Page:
Please use this identifier to cite or link to this item:
WRRCTR No.29 Silica in Streams and Ground Water of Hawaii
|Title:||WRRCTR No.29 Silica in Streams and Ground Water of Hawaii|
|Instructor:||Davis, Stanley N|
|LC Subject Headings:||Groundwater -- Hawaii.|
Hydrology -- Hawaii.
Water -- Analysis.
|Issue Date:||Jan 1969|
|Publisher:||Water Resources Research Center, University of Hawaii at Manoa|
|Citation:||Davis SN. 1969. Silica in streams and ground water of Hawaii. Honolulu (HI): Water Resources Research Center, University of Hawaii at Manoa. WRRC technical report, 29.|
|Series/Report no.:||WRRC Technical Report|
|Abstract:||Concentrations of silica in natural waters of Hawaii vary from less than 0.2 ppm in rain water to almost 90 ppm in ground water. The acquisition of silica by the water is probably most rapid near the ground surface. Between 1 and 3 ppm will go into solution within a few minutes after rain comes in contact with the rock and soil. Rain water that percolates to the subsurface and eventually becomes groundwater recharge will have from 5 to 20 ppm silica before it reaches high-level dike compartments. The high-level water will continue to dissolve more silica until it has from 15 to 45 ppm silica. Some of the dike water will discharge into streams which in turn recharge the basal-water body and some will leak directly into the basal-water body.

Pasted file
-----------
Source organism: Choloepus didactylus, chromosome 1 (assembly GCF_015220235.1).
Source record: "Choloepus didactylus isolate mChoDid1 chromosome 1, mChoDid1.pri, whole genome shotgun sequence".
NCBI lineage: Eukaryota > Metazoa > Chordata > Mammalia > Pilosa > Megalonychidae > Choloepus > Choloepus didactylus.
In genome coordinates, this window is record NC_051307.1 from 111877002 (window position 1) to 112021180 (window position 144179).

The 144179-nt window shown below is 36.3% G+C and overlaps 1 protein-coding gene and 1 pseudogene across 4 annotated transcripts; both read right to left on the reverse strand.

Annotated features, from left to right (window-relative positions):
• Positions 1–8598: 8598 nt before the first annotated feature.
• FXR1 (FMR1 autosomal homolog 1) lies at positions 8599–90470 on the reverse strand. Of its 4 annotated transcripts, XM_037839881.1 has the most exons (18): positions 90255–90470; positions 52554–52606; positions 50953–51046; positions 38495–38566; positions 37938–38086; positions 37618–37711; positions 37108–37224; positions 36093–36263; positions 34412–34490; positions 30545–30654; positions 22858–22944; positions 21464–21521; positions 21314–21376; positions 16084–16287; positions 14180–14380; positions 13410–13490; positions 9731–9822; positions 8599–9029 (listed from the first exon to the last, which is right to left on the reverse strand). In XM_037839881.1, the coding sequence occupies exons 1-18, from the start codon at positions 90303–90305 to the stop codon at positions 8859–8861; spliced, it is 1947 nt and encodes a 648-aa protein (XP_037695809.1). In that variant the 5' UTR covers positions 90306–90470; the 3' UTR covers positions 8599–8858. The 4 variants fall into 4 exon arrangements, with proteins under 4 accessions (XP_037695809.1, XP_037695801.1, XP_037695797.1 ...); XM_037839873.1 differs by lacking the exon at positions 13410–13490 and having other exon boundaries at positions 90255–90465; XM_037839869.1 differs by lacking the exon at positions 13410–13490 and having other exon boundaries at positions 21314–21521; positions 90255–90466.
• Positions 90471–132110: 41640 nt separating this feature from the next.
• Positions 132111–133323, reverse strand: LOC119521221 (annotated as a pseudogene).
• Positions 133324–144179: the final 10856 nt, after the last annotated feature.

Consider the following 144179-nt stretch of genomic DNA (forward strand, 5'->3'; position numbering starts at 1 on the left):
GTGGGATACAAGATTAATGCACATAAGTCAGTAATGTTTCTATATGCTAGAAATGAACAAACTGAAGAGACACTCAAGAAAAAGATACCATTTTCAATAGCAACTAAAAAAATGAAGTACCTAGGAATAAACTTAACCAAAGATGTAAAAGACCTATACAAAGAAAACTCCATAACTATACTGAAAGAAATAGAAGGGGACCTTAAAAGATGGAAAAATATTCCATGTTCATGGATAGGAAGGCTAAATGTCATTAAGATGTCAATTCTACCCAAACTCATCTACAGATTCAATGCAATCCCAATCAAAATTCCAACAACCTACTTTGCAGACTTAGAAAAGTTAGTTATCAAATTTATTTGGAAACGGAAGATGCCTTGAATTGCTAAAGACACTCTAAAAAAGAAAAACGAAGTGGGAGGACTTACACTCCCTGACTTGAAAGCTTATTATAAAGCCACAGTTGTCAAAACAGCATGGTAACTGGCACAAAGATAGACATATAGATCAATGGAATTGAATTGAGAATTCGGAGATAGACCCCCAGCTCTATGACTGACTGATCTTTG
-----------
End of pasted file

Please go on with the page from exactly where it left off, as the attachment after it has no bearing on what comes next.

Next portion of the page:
Basal water that may start with 25 to 45 ppm silica will slowly dissolve more silica until it contains from 30 to 60 ppm. Concentrations of more than about 40 ppm appear to be correlated with irrigation return water and in addition may be owing to dissolution of less weathered rocks in
the more arid parts of Oahu as well as the other islands of Hawaii. Rates of silica removal in small watersheds of the high-rainfall portions of the Koolau Range appear to be as much as 8 mg/cm2/yr, which
is more than any other area in the United States. Silica in a relatively soluble form in the basaltic bedrock together with unusually large amounts of water from frequent rains account for the rapid removal of silica in solution. Warm climate and tropical vegetation do not appear to be necessary for the rapid leaching of silica.
|Description:||U.S. Department of the Interior Grant/Contract No. 14-01-001-1495; B-010-HI|
|Pages/Duration:||vi + 31 pages|
|Appears in Collections:||WRRC Technical Reports|
Please contact email@example.com if you need this content in an alternative format.
Items in ScholarSpace are protected by copyright, with all rights reserved, unless otherwise indicated.